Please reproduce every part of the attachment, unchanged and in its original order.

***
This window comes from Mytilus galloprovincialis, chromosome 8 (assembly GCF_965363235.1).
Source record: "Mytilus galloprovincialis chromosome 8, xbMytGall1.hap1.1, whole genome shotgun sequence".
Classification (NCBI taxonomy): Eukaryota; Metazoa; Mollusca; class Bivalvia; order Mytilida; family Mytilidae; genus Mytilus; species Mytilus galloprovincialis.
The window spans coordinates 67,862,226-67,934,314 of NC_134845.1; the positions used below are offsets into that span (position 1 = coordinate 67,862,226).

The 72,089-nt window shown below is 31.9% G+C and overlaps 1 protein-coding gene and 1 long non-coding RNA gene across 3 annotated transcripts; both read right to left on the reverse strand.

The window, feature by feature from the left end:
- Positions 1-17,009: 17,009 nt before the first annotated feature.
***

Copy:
This window comes from Mytilus galloprovincialis, chromosome 8 (assembly GCF_965363235.1).
Source record: "Mytilus galloprovincialis chromosome 8, xbMytGall1.hap1.1, whole genome shotgun sequence".
Classification (NCBI taxonomy): Eukaryota; Metazoa; Mollusca; class Bivalvia; order Mytilida; family Mytilidae; genus Mytilus; species Mytilus galloprovincialis.
The window spans coordinates 67,862,226-67,934,314 of NC_134845.1; the positions used below are offsets into that span (position 1 = coordinate 67,862,226).

The 72,089-nt window shown below is 31.9% G+C and overlaps 1 protein-coding gene and 1 long non-coding RNA gene across 3 annotated transcripts; both read right to left on the reverse strand.

The window, feature by feature from the left end:
- Positions 1-17,009: 17,009 nt before the first annotated feature.